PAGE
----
’Yellow Indian-meal is now two shillings and ten pence per stone in our markets and many poor creatures are unable to purchase it, and try to exist on meal of turnips daily. Such is their destitution, that about 30 women have been employed in one day grubbing up the roots of turnips, in a field of mine, which my sheep had eaten down for food.’ 15
1. The Rev. Wakeham died of fever during the Famine and is buried at Kinsalebeg.
His sadly neglected tomb carries the following inscription: Erected to the memory of the Rev. William Wakeham for seven years curate of this Parish who died June A.D. 1847. He fell victim to disease brought on by exertions for relieving the wants of the suffering Poor of this parish during the memorable visitation of the Famine.In the 32nd year of his age.
Thanks is due to Seán Ó Criadáin for drawing attention to this inscription.
2. N.A./R.P. 8833.
3. N.A./R.P. 8893.
4. N.A./R.P. 9328. The Rev. Leech was accused of ’souperism’ by the parish priest of Ardmore in a letter to the Waterford Chronicle in May 1847. For further information on this see: Eugene Broderick, ’The Famine and Religious Controversy in Waterford, 1847-1850’, in Decies No. 51 1995, pp. 11-24.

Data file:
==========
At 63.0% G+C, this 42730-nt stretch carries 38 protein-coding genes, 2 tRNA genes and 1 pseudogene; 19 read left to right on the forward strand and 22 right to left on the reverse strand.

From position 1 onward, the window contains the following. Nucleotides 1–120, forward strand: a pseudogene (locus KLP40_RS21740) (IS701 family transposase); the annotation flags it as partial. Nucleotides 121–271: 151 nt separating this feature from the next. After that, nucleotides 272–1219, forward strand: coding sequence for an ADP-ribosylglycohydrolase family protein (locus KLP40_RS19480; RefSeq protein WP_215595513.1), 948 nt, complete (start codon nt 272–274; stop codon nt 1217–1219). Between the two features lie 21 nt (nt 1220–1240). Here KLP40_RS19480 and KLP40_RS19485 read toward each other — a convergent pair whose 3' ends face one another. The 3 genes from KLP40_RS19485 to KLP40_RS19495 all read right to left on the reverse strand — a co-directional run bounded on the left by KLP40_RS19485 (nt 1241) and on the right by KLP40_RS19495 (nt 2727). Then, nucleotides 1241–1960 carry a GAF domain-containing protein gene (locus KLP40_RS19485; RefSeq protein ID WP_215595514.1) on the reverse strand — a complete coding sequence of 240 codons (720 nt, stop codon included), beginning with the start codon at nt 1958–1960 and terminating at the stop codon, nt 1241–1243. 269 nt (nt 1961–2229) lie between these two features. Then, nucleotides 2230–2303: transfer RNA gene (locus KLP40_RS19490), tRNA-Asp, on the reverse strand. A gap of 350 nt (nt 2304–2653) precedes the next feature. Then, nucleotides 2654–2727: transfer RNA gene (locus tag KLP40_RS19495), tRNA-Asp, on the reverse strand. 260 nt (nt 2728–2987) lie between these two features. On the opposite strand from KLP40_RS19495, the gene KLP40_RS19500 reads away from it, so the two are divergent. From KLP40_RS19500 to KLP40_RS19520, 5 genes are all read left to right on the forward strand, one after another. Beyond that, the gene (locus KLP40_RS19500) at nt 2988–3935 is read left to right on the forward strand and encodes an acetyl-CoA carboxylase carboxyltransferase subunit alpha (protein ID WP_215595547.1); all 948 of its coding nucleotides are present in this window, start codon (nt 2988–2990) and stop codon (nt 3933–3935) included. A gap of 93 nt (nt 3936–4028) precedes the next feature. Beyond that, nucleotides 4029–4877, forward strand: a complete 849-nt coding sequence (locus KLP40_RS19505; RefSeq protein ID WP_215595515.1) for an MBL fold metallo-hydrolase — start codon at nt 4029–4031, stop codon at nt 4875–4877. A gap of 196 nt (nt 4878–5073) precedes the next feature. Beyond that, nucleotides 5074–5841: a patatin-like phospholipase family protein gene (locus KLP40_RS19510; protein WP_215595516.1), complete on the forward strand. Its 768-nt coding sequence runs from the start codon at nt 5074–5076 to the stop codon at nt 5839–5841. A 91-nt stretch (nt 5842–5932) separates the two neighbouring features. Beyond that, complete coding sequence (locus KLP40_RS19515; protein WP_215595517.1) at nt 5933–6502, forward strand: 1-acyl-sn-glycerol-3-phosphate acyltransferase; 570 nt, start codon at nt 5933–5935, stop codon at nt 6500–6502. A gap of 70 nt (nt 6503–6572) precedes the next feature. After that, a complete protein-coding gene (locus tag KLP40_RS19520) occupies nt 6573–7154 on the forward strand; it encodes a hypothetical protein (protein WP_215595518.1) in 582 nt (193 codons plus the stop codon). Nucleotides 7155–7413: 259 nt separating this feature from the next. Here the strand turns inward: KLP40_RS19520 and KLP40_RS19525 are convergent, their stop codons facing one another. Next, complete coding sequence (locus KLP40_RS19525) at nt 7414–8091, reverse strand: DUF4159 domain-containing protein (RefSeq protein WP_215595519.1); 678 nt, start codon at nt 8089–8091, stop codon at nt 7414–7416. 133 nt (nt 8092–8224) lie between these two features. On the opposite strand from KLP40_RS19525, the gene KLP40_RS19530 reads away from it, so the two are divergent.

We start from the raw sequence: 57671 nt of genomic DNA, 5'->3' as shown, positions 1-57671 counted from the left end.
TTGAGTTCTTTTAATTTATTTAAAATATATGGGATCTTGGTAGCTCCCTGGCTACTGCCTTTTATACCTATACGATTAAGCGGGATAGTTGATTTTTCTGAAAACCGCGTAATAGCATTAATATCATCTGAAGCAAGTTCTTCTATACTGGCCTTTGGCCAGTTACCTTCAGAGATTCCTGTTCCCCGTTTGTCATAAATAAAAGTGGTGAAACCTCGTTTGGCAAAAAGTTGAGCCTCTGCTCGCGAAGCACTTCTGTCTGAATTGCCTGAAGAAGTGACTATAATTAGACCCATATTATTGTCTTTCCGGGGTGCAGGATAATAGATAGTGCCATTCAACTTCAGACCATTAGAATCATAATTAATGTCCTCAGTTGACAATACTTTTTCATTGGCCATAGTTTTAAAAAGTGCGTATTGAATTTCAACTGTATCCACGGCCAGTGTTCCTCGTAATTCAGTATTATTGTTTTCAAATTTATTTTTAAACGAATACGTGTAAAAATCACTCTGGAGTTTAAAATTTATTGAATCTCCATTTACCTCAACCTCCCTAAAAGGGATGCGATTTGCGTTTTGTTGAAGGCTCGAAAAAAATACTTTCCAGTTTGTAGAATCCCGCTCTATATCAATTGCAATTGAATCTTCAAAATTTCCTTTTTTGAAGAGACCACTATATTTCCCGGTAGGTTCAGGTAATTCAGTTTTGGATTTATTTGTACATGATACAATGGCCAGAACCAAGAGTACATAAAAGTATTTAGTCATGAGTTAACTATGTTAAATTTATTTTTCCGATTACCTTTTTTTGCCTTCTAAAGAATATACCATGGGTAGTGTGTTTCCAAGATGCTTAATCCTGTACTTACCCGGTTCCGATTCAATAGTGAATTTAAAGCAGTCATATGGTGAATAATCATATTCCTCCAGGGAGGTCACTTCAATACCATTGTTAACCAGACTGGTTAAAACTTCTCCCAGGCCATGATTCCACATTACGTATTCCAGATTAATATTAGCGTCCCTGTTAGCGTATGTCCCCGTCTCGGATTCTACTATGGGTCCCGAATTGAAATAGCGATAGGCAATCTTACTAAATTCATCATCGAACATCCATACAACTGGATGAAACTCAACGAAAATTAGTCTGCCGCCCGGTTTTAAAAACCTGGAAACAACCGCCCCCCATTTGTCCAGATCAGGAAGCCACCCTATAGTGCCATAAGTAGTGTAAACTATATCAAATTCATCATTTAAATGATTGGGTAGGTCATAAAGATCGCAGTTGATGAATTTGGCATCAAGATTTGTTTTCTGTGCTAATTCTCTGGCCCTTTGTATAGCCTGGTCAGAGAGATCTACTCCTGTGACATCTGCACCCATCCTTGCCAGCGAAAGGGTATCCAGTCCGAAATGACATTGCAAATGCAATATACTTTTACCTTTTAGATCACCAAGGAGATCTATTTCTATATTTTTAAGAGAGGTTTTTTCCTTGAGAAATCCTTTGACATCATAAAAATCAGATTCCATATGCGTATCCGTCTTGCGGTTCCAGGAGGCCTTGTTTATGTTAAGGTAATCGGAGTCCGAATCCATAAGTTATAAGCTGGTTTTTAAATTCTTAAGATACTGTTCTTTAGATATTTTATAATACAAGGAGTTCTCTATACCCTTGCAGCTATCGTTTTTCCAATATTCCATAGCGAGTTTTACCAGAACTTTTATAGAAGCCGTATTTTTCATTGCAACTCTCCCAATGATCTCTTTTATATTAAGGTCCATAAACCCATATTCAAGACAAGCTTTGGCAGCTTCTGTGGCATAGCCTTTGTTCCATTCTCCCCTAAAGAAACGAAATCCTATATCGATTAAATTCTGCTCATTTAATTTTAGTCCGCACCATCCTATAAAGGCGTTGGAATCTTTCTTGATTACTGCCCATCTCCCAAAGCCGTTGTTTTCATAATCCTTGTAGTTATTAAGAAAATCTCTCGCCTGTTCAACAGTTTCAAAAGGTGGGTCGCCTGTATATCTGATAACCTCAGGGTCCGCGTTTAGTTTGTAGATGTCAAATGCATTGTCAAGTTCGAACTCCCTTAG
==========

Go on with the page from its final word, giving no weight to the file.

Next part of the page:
5. Cork Examiner, 22 January 1847.
6. Cork Examiner, 15 February 1847.
7. Cork Examiner, 17 February 1847.
8. N.A./R.P. 9525.
9. N.A./R.P. 9591.
10. N.A./R.P. 9664.
George Hill was a printer who settled in Dungarvan around 1840 where he opened his Printing Office. Hill’s wife, Maria, had to enter the Workhouse and in January 1849 she had a child there called Augustine. The Church of Ireland chaplain noted in a report of 10 January 1849: ’Baptised Augustine, the legitimate child of George M. Hill and visited Robert Hill in hospital.’ The Poor Law Commissioners wrote to the Guardians on 9 January concerning Hill’s daughter, Louisa, an inmate of the Workhouse. The Commissioners pointed out that Hill was living in town while the rest of his family were in the Workhouse which was contrary to the Poor Law rules. In January 1849 Hill wrote to the Guardians to ask permission to bring his printing press into the Workhouse to instruct the boys and do small printing jobs for the Union. The Guardians agreed but the Commissioners objected. Hill was forced to enter the Workhouse the Rev. Doudney in Bonmahon. They were given clothes when leaving but Hill insisted on having the clothes he had worn on entering. They could not be found so Hill took the Guardians to court in March 1852 and obtained compensation. The Rev. David A. Doudney (1811-1893) came to Ireland in 1846 and was appointed curate to Bonmahon soon after. In 1851 he established a printing school and published several books. However, there was tension between him and the local Catholic clergy with Doudney being accused of proselytising. As a result he left Bonmahon in 1858.
11. N.A./R.P. 1057.
12. Parliamentary Papers, Famine Ireland, 1847-49, Vol. 1V.
14. N.A./R.P. 11589.
15. N.A./R.P. 10208.
Site Version : Graphical | Text Only